For the past eight years, Spain’s Social Security has been in the red. From 2010 to 2016 its budget deficit was financed via the Social Security Reserve Fund, created from budget surpluses in previous years. However, in 2017, with the Social Security Reserve Fund running out, the State Treasury granted a loan to Social Security to finance its budget deficit, something which is also expected to happen this year and which highlights the existence of a structural problem in Social Security funding, according to CaixaBank’s analysts.
The following data illustrate the problem: while revenue from Social Security contributions, highly sensitive to the economic cycle (and especially employment trends), has risen by just 1.8% compared with 2009, retirement pension expenditure is now 54% higher than in 2009. What is this marked rise in spending on retirement pensions due to?
For CaixaBank, firstly, it is due to the rise in the average pension, much more than the rise in the average wage and, to a lesser extent, to the increase in the number of pensioners, boosted by the constant lengthening of life expectancy and increase in early retirement, mainly during the crisis.
Regarding the first factor, the average pension received by recent retirees has gradually risen, reaching 70% of the average wage compared with the 60% recorded in 2008. This is currently one of the highest percentages in Europe. However, the reforms carried out in 2011 and 2013, and in particular the Pension Revaluation Index, are likely to contain increases in the average pension during the next few years.
On the other hand, the increase in the number of pensioners and consequent rise in the dependency ratio,which has grown by more than 5 pp in the past 10 years to 29%, will continue to push up the number of pensions over the coming years.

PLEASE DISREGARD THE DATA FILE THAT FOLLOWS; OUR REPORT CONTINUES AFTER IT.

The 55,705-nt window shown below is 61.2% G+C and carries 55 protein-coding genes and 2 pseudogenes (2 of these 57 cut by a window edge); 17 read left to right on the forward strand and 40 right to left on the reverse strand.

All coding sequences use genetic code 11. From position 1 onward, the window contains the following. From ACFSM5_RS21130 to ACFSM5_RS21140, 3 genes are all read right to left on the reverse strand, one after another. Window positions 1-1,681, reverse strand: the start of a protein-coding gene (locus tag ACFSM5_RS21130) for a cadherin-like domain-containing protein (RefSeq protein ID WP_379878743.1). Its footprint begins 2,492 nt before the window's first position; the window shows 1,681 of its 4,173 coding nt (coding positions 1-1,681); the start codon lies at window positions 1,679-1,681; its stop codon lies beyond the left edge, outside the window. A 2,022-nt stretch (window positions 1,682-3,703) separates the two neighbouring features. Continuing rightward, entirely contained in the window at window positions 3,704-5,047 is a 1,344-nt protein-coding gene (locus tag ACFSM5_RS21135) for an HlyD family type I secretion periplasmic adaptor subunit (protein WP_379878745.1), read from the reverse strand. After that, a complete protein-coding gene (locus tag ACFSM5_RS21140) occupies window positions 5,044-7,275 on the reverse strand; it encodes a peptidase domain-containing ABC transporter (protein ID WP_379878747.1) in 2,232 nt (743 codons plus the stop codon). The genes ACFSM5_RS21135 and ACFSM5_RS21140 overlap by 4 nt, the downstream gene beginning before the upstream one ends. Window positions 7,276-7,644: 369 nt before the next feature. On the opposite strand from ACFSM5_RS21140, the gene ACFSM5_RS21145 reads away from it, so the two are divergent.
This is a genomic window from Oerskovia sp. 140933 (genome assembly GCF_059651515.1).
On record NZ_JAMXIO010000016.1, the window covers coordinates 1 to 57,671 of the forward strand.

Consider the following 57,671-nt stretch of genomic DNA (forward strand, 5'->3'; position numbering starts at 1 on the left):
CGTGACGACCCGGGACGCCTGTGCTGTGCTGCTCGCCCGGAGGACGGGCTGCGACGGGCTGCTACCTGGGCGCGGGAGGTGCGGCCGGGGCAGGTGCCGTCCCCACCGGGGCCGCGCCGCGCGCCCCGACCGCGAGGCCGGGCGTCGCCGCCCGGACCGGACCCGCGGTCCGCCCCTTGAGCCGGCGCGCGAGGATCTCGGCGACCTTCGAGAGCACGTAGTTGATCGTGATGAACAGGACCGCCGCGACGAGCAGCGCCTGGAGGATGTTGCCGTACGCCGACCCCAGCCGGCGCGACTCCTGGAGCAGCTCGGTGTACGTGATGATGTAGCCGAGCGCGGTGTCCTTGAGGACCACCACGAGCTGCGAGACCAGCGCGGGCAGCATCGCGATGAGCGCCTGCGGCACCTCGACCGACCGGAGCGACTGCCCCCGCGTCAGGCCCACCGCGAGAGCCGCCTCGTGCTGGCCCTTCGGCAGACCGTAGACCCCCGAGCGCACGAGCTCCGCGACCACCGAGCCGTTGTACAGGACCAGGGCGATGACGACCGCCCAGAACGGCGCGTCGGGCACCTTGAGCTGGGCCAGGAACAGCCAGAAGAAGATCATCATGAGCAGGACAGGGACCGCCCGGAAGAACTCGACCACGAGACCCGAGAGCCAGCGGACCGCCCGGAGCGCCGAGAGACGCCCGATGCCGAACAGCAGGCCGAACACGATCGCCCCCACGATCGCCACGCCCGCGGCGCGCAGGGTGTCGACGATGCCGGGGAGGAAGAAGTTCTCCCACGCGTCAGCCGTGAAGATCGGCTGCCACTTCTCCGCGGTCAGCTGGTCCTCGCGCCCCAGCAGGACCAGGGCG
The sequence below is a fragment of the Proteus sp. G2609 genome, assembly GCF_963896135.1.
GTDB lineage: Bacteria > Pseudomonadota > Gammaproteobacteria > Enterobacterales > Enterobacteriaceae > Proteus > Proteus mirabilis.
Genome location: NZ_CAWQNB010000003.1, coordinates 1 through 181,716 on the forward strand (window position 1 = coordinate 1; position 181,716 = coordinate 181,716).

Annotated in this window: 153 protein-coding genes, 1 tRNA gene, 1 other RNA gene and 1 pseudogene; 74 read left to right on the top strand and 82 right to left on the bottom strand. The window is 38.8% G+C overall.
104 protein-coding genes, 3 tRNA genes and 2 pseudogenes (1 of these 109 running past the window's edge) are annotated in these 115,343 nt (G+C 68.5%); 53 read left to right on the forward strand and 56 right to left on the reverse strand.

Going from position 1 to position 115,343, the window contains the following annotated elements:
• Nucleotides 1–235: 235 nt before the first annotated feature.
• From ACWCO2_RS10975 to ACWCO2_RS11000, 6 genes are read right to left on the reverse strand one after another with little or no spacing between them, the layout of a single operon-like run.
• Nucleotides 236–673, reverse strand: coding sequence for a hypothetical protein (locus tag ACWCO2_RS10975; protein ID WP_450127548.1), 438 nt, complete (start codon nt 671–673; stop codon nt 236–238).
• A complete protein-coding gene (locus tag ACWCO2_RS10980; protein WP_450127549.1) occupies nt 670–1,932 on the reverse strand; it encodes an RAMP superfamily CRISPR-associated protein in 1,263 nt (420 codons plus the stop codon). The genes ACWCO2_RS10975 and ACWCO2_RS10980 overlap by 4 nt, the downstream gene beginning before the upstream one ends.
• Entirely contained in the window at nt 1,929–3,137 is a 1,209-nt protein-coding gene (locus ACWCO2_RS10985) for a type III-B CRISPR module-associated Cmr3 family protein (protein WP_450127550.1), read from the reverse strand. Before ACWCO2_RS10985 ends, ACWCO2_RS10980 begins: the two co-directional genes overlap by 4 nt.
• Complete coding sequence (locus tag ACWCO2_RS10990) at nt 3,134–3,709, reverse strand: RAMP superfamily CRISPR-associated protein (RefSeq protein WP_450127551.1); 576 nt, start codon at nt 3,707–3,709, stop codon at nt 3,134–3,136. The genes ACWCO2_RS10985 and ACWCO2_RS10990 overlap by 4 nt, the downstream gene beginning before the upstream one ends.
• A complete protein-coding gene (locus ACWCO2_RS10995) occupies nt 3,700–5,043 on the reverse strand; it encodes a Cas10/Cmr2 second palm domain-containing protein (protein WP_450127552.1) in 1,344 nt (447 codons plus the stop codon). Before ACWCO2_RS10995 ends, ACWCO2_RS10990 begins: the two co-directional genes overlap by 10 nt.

Given this situation, “it is vitally important to combine forces and define a new intergenerational social pact”, says the house research’s experts.
Given the notable increase in life expectancy, as well as in the quality of life for older people, a large part of the debate is focusing on the search for measures aimed at making the pension system more compatible with work beyond the current retirement age, at least for those people who wish to do so. The impact of such measures on the Social Security accounts would be twofold, as it would boost revenue but also reduce pressure on expenditure.
In this respect, CaixaBank mentions one notable proposal by Domínguez-Fabián, del Olmo and Herce (2017), of a «two-stage» mixed pension system.
The first stage would cover the period from the statutory retirement age up to an age set by Social Security in line with life expectancy and quality of life (called the «grand age» by the authors). During this stage, the income received would come from a pension insurance policy. In the second stage, after this «grand age», there would be a state pension system. Furthermore, they conclude:
However, this proposal aimed at ensuring the system is sustainable fails to clarify, among other questions, how this «grand age» should be defined, an issue which is not inconsequential. Neither does it explain how the current system can be transformed into the new one. Nevertheless, given such a huge problem, any debate and search for solutions are more than welcome.